A top ruling party official in Japan said Thursday it is still possible that the Tokyo Olympics could be canceled.
The comment came from Toshihiro Nikai, secretary general of the ruling Liberal Democratic Party. He spoke to broadcaster TBS as COVID-19 cases have been rising across Japan.
"If it seems impossible to go on with the games, they must be definitely canceled," Nikai said. "If there is a surge in infections because of the Olympics, there will be no meaning to having the Olympics."
However, Nikai added that he felt it was important for Japan to keep working to put on a successful Olympic Games. "It is a big opportunity. I want to make it a success," he said. "We will have many issues to resolve and prepare, and it is important to take care of them one by one."
Prime Minister Yoshihide Suga said in a statement there was "no change to the government position to do everything to achieve a safe and secure Olympics."
Tokyo organizers said they -- together with officials from the International Olympic Committee (IOC) -- "are fully focused on hosting the games this summer."
The recent rise in COVID-19 cases included 729 new cases in Tokyo on Thursday, the most since early February. Tokyo Governor Yuriko Koike urged people in the city to take extra protections and asked people from outside Tokyo not to visit.
Tokyo, Osaka and several other areas began new anti-virus restrictions this month. The measures limited operating hours for restaurants and drinking establishments. Local media reported other areas were likely to put new restrictions in place as well.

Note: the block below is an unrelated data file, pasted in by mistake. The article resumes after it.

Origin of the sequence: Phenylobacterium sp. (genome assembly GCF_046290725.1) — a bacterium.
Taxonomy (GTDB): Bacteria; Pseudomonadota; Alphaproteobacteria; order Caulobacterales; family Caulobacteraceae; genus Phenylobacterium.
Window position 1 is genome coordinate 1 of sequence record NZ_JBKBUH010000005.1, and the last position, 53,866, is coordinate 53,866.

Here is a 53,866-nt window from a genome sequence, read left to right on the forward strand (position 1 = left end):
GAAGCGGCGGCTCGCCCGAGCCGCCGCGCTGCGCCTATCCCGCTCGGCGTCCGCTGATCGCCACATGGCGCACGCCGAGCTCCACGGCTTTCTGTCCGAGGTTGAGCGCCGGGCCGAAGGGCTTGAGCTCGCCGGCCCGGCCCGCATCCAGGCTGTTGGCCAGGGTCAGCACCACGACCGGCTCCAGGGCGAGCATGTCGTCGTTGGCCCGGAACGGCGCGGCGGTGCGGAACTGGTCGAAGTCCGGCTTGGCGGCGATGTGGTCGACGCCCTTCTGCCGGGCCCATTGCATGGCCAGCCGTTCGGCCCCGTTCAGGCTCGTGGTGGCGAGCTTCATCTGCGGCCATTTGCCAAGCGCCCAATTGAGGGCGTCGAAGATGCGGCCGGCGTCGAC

Some experts have warned that a new COVID-19 version, or variant, might replace the current virus and cause an explosion of infections by early May.
Another Japanese official told a local television station that if the Tokyo Olympics do go forward, the events may be held with no fans. "I think the question is how to do the Olympics in a way that is possible in this situation," said Taro Kono. He is the government minister in charge of Japan's vaccination efforts. "That may mean there will probably be no spectators."
The delayed Tokyo Olympics are set to open on July 23, with the Paralympics to follow on August 24. Fans from outside Japan have already been banned. Now even Japanese attendees could be kept away.
Tokyo organizers have said they expect to announce a decision this month on the number of fans permitted at each event.
I'm Bryan Lynn.